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Health Locus of Control (HLC) is the degree to which individuals believe that their health is controlled by internal or external Factors.

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Introduction

Health Locus Of Control 1. Name of Theory: Health Locus of Control 2. Originators and Professional Background: Kenneth A. Wallston, Ph.D., is Associate Professor of Psychology, School of Nursing, Vanderbilt University. Barbara S. Wallston. Ph.D., was Associate Professor and Chair of Psychology at George Peabody College. Gordon D. Kaplan. Ph.D. and Shirley A. Maides. Ph.D. were co-developers of the unidimensional health locus of control, at Vanderbilt University. 3. Approximate Year of Origin: In 1976, the first health related locus of control measure was developed by Wallston, Wallston, Kaplan and Maides. 4. Theory Development: The construct of Health Locus of Control was derived from the Social Learning Theory developed by Rotter in 1966. The Social Learning Theory states that an individual learns on the basis of his of her history of reinforcement. The individual will develop general and specific expectancies. Through a learning process individuals will develop the belief that certain outcomes are a result of their action (internals) or a result of other forces independent of themselves (externals). From the social learning theory Rotter developed the Locus of Control Construct, consisting of an Internal External rating scale. Wallston, Wallston, Kaplan and Maides recognized that there was difficulty in predicting health behavior specifically from generalized expectancy measures such as Rotter's I-E scale. ...read more.

Middle

The Health Locus of Control scale was developed as a unidimensional measure of people's beliefs that their health is or is not determined by their own behavior. Increasing numbers of investigators are turning to the health locus of control measure as the preferred alternative for studying health and sick-role behaviors. Using health locus of control scales to measure health related locus of control is used to evaluate health education program success. For evaluative purposes, changes in beliefs or expectancies are only relevant if accompanied by desired behavioral change. Expectancy data, such as provided by health locus of control scales, will add to the understanding of the change or lack of change in behaviors. The Health Locus of Control scale is recommended in conjunction with behavioral measures to evaluate health education programs. Since it is true that internal's appear more likely to engage in positive health and sick-role behaviors, it is apparent that the Health Locus of Control emphasizes the importance of the health educators need to involve themselves in training patients to hold more internal beliefs. Thus many health education programs, which do not label themselves as internality training, still emphasize patient responsibility and internal beliefs. ...read more.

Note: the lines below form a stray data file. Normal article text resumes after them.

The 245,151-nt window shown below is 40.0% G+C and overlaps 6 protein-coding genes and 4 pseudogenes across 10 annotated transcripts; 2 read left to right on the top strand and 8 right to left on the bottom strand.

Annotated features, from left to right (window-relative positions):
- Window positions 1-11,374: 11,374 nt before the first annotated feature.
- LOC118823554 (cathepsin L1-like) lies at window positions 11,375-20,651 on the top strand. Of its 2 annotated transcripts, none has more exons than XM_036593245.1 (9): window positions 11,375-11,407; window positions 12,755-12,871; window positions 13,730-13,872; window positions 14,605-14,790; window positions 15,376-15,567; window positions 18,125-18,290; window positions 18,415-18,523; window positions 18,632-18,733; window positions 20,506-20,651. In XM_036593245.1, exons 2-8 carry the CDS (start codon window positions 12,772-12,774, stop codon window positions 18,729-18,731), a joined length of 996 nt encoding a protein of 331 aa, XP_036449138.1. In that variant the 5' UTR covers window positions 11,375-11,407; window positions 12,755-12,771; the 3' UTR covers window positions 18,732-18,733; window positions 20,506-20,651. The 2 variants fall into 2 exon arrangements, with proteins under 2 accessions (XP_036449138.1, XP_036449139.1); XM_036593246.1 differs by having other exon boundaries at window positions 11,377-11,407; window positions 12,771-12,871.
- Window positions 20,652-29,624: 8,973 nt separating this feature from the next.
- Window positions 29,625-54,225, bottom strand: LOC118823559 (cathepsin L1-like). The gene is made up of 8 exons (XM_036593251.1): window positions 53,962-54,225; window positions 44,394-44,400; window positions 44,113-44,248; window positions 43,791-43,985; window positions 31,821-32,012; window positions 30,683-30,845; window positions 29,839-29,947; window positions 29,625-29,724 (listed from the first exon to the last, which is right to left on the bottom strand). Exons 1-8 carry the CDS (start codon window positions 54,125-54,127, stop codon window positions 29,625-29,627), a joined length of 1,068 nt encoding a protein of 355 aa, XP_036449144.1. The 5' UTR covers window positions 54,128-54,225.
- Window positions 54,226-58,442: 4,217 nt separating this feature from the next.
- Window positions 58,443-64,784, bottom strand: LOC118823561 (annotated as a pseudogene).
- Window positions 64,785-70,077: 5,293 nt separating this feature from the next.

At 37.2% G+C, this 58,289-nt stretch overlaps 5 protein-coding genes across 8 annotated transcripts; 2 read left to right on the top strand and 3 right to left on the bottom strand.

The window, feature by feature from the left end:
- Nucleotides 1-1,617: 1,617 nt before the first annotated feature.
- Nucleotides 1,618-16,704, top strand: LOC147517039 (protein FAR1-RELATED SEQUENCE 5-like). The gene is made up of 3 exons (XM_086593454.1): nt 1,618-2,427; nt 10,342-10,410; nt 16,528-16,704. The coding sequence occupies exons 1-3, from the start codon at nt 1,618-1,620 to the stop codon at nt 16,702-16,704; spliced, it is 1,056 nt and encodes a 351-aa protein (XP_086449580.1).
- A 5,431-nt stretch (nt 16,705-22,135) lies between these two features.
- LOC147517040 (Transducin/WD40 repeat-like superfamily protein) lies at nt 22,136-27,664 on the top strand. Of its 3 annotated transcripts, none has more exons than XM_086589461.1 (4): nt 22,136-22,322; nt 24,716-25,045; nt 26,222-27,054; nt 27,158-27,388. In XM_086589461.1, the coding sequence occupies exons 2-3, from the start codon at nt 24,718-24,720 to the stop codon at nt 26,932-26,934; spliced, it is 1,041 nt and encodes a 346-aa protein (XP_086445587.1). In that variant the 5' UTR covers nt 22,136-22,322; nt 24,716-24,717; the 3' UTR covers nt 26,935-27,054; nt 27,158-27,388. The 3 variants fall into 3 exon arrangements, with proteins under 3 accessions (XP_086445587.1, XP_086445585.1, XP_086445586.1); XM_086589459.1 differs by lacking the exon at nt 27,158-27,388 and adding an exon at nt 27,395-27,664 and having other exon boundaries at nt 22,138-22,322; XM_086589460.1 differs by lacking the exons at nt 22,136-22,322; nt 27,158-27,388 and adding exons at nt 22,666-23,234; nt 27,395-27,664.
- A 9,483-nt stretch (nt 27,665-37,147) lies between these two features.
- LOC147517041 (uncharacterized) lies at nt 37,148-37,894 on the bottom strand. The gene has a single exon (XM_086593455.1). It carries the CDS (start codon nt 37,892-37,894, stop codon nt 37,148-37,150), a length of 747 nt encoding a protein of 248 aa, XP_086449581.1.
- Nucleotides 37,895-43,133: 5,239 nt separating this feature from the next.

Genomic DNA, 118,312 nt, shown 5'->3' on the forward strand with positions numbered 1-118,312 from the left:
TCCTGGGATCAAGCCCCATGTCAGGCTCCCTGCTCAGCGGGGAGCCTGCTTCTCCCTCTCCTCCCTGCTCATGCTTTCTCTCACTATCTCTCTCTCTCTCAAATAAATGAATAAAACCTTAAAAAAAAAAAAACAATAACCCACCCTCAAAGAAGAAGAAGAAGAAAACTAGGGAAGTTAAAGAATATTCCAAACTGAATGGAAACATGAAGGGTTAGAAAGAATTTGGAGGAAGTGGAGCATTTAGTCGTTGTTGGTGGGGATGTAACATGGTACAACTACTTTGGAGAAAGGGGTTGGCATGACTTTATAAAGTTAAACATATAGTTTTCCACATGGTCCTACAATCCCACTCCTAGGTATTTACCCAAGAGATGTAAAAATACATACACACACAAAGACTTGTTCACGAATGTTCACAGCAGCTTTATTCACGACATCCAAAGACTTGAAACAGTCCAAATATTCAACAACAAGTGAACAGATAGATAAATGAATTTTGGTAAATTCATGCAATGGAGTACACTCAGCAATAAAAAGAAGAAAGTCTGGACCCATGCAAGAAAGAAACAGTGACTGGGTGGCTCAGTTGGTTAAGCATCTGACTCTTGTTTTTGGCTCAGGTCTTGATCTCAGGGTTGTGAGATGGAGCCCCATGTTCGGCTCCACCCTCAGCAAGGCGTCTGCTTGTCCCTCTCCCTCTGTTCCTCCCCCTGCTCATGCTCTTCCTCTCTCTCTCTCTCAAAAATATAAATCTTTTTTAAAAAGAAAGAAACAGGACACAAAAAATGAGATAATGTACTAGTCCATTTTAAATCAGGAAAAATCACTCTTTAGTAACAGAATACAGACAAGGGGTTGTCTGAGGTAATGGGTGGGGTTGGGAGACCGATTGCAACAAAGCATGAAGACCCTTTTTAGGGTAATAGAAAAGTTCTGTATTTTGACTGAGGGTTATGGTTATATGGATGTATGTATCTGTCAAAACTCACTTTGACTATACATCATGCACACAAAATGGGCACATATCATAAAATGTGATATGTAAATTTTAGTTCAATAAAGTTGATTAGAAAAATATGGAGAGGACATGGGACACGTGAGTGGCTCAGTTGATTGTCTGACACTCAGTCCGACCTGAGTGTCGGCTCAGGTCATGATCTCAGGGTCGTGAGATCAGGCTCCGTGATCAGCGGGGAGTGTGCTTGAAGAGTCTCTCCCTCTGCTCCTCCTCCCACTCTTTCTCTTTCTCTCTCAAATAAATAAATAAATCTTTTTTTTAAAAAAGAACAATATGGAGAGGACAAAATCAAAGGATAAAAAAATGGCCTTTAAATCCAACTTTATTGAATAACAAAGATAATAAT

Conclusion

Chance HLC (CHLC) measures the extent to which one believes that health illness is a matter of fate. luck or chance. 7. Key Terms: Social Learning Theory - the potential for behavior to occur in any specific psychological situation is a function of the expectancy that the behavior will lead to a particular reinforcement in that situation and the value of that reinforcement Health Locus of Control - degree to which individuals believe that their health is controlled by internal or external factors External - belief that one's outcome is under the control of powerful others or is determined by fate, luck or chance Internal - belief that ones outcome is directly the result of ones behavior 8. References: Lau, R.R. (1982). Origins of health locus of control beliefs. Journal of Personality and Social Psychology. 42. (2). 322-334. Wallston, B.S., & Wallston. K.A. (1978). Locus of control and health: A review of the literature. Health Education Monographs, Spring, 107-117. Wallston, K.A., & Wallston. B.S. 1981). Health locus of control scales. In H. Lefcourt (Ed.). Research with the locus of control construct: Vol.1 (pp.189-243). New York. NY: Academic Press. Wallston, K.A., Wallston B.S., & DeVellis, R. (1978). Development of the multidimensional health locus of control (MHLC) scales. Health Education Monographs, 6(2). 160-170. ...read more.

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